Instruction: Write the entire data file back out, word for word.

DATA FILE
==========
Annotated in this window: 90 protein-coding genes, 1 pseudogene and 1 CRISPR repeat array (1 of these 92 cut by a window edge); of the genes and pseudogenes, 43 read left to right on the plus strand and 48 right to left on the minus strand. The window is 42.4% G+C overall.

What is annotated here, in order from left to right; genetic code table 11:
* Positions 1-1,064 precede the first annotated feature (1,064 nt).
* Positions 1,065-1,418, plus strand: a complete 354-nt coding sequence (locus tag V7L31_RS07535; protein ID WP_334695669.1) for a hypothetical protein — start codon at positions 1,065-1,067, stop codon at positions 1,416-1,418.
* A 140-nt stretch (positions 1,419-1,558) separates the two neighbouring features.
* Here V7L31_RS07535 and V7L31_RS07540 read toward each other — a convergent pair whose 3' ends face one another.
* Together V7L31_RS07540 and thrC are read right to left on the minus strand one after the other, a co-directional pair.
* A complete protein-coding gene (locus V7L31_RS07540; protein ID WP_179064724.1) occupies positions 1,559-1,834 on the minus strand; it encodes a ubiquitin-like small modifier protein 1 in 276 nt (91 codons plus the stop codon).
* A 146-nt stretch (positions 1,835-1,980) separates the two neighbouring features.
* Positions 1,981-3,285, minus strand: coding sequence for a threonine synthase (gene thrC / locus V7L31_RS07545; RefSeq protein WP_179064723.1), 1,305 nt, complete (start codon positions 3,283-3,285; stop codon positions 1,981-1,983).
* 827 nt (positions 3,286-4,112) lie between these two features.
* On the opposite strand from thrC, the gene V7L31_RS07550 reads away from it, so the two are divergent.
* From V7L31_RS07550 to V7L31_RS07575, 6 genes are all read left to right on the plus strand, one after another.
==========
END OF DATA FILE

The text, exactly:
Annotated in this window: 90 protein-coding genes, 1 pseudogene and 1 CRISPR repeat array (1 of these 92 cut by a window edge); of the genes and pseudogenes, 43 read left to right on the plus strand and 48 right to left on the minus strand. The window is 42.4% G+C overall.

What is annotated here, in order from left to right; genetic code table 11:
* Positions 1-1,064 precede the first annotated feature (1,064 nt).
* Positions 1,065-1,418, plus strand: a complete 354-nt coding sequence (locus tag V7L31_RS07535; protein ID WP_334695669.1) for a hypothetical protein — start codon at positions 1,065-1,067, stop codon at positions 1,416-1,418.
* A 140-nt stretch (positions 1,419-1,558) separates the two neighbouring features.
* Here V7L31_RS07535 and V7L31_RS07540 read toward each other — a convergent pair whose 3' ends face one another.
* Together V7L31_RS07540 and thrC are read right to left on the minus strand one after the other, a co-directional pair.
* A complete protein-coding gene (locus V7L31_RS07540; protein ID WP_179064724.1) occupies positions 1,559-1,834 on the minus strand; it encodes a ubiquitin-like small modifier protein 1 in 276 nt (91 codons plus the stop codon).
* A 146-nt stretch (positions 1,835-1,980) separates the two neighbouring features.
* Positions 1,981-3,285, minus strand: coding sequence for a threonine synthase (gene thrC / locus V7L31_RS07545; RefSeq protein WP_179064723.1), 1,305 nt, complete (start codon positions 3,283-3,285; stop codon positions 1,981-1,983).
* 827 nt (positions 3,286-4,112) lie between these two features.
* On the opposite strand from thrC, the gene V7L31_RS07550 reads away from it, so the two are divergent.
* From V7L31_RS07550 to V7L31_RS07575, 6 genes are all read left to right on the plus strand, one after another.